The conclusions of the MHG monitoring missions to the Chechen Republic before, during and after the elections, made possible through the financial support of the Human Rights House Network, are indeed worrying, not only for the situation in the Chechen Republic, but also for future elections, both in the republics and in the Russian Federation itself, were presidential elections are scheduled for March, i. e. the month after next. The MHG experts are now concerned that an equally grotesque scenario as the one in the Chechen Republic may arise in the forthcoming Russian presidential elections.
The MHG report documents that the human rights situation has been deteriorating in the Chechen Republic over the last year, but particularly during July, August, and September, in other words in the period leading up to the elections. Comparisons with the situation prior to the constitutional referendum in March last year leave no doubt that a de facto decline in human rights standards has taken place, both within the Chechen Republic and beyond, in neighbouring republics. Particularly, there has been an evident upsurge of violence. Sweep-up operations also continued to expand into Ingushetia. Under such unacceptable human rights conditions, it came as no surprise that Kadyrov ended up being sworn in for another period. Over virtually non-existent competitors, his victory was in real terms a walk-over.
The Russian authorities´ preparations for the elections began well in advance. A census of the Chechen population in October 2002 counted 1,088,000 inhabitants, in other words almost double the actual number, which only slightly exceeds 600,000. Hence, a full year before the elections, and with reference to this census alone, both Russian and Chechen human rights defenders knew that the elections would be neither free nor fair. Then, with the events of the beginning of September 2003, whatever illusions anyone might have had left were dispelled. Originally, Kadyrov was supposed to be challenged by three alternative candidates; Aslambek Aslakhanov, deputy of the State Duma of the Chechen Republic and Malik Saidullaev and Khussein Dzhaibrailov, both Chechen, Moscow-based businessmen. According to MHG surveys run in the Chechen Republic and Ingushetia in August and September, people were ready to vote for these three, believing they stood a good change of beating Kadyrov, who was already hated for his brutality and arbitrariness. Then, as the elections came closer, all three came under pressure from the Russian President Vladimir Putin´s Office to withdraw their candidatures and quit the race. W ith no opposition candidates given a real chance to take part in the campaign or the elections, the approximately 20 % of Chechens in favour of independence were basically cut off from the entire electoral process.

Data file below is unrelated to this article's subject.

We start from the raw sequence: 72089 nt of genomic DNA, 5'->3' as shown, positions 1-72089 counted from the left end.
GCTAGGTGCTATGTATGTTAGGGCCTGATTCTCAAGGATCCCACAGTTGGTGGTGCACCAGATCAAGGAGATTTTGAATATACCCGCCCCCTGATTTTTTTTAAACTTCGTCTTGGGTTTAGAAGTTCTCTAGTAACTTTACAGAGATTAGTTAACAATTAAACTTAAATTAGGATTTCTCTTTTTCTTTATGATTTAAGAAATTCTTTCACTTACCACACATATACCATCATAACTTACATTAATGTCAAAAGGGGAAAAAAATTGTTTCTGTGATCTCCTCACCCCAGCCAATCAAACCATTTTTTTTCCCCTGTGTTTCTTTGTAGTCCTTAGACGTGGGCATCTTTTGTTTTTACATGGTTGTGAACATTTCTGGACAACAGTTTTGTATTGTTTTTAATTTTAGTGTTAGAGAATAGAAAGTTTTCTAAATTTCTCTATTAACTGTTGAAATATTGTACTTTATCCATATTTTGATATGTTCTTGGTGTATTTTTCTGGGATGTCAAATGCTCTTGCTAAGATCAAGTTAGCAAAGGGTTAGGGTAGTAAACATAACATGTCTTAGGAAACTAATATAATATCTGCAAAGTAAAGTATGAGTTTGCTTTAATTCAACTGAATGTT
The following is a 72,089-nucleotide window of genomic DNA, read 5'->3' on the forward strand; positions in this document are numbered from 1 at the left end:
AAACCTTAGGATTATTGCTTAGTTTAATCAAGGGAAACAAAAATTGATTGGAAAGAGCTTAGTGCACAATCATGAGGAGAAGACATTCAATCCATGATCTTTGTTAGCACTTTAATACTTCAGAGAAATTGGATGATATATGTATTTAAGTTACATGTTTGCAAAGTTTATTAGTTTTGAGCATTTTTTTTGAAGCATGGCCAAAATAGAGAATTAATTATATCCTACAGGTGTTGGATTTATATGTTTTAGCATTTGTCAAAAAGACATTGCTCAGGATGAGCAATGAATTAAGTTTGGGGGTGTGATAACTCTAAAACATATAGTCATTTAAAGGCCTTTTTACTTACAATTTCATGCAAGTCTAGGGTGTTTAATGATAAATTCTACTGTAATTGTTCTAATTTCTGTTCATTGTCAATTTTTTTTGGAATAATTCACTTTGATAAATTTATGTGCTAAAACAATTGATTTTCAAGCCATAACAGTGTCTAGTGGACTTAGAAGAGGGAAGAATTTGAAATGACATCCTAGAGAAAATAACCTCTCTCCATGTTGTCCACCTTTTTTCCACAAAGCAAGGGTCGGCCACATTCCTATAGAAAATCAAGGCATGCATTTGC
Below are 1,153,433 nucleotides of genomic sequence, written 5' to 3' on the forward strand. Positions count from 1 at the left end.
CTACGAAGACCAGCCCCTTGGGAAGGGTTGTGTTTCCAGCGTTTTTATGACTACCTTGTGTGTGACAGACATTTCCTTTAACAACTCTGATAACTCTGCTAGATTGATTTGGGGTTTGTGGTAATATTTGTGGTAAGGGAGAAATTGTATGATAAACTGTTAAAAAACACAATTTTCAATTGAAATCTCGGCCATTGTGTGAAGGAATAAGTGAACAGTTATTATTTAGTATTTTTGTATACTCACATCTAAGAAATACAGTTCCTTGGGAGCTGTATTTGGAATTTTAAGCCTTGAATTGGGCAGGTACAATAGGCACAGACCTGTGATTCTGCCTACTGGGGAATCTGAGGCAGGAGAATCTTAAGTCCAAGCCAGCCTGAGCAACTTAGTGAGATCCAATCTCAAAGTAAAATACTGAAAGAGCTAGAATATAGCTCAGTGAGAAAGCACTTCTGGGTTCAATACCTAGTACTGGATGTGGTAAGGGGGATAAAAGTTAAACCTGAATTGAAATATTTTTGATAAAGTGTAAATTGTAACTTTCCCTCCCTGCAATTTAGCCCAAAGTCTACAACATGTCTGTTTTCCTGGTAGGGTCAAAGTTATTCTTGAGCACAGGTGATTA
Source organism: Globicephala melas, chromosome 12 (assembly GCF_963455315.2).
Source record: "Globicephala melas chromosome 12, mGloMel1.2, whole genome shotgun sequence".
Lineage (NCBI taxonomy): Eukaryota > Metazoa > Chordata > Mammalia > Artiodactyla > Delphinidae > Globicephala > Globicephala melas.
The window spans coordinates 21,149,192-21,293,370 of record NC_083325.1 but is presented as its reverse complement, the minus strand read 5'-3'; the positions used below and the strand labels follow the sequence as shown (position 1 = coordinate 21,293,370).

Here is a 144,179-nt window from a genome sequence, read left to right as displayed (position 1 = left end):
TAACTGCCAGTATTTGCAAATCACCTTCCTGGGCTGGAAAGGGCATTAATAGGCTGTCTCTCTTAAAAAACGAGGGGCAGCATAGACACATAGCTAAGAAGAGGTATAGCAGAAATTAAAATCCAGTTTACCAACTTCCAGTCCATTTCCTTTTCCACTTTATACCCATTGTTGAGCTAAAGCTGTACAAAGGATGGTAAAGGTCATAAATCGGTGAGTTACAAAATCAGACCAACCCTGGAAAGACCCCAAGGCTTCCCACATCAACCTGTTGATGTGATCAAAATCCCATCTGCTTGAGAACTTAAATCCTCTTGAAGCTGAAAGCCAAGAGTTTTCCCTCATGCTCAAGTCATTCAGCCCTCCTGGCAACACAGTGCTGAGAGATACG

On October 5 2003, three groups of watch-dogs from the MHG were on duty in the Chechen Republic, visiting polling stations in the city of Grozny, and also in the Shali, Samashki, Achkhoy-Martan, Valerik, Gekhi, Urus-Martan, Tolstoy-Yurt districts. All the monitors reported that the turn-out was heavily inflated through major falsifications. On the day before and on election day itself, the city of Grozny was deserted. The absence of people in the streets was striking. Interviews with the occasional passer-by and trader at the open-air markets indicated that most people had actually left the city and, if they could, also the republicc, out of fear of vioence and terrorist attacks. “There is no one to vote for and no need to vote – the decision has already been made in Kremlin,” was the almost unanimous comment.
When visiting numerous polling stations on election day for up tp 8-9 hours on end, the monitors found the real ´phenomenon;´ namely never more than 2-3 voters at one station at a time. However, even the preliminary turn-out assessment was quite high – in average, 30% for 1.30 p.m. When asked to explain how the apparent discrepancy between the allegedly very high turn-out and the actual absence of voters, the heads of the district election commissions typically replied that the voters “had been here just an hour ago” or “will come later”. At two polling stations in Grozny, the protocols actually showed that all voters, without a single exception, had voted for Kadyrov. The fact that not a single ballot was marked incorrectly or ruined only made the protocols for these stations more unlikely.
It was also quite indicative that according to official data, out of the approximately 100,000 internally displaced people (IDP) residing in Ingushetia, only 1,240 cast their votes. However, according to the monitoring of the “Memorial” Human Rights Center and the Chechen Committee for National Salvation, only 40 IDPs took part in the voting. People not only felt that their participation was of no use, but also feared for their own safety, had they voted.
Reflecting on the Chechen election results, the executive director of the Moscow Helsinki Group Tanya Lokshina wonders what kind of stability the Moscow achieved by endorsing Kadyrov as the president. The political line of the “new” Chechen President is quite obvious. And, considering the growth of Kadyrov´s personal guard, famous for its brutality, it is clear that Kadyrov´s promises of taking a strong hold on the republic will be brought to reality. For the foreseeable future, no peace can be expected in the Chechen Republic. Instead of stabilizing the situation, the elections became a major security threat and a severe blow to the struggle for peace and democracy, not only in the Chechen Republic, but in the entire region.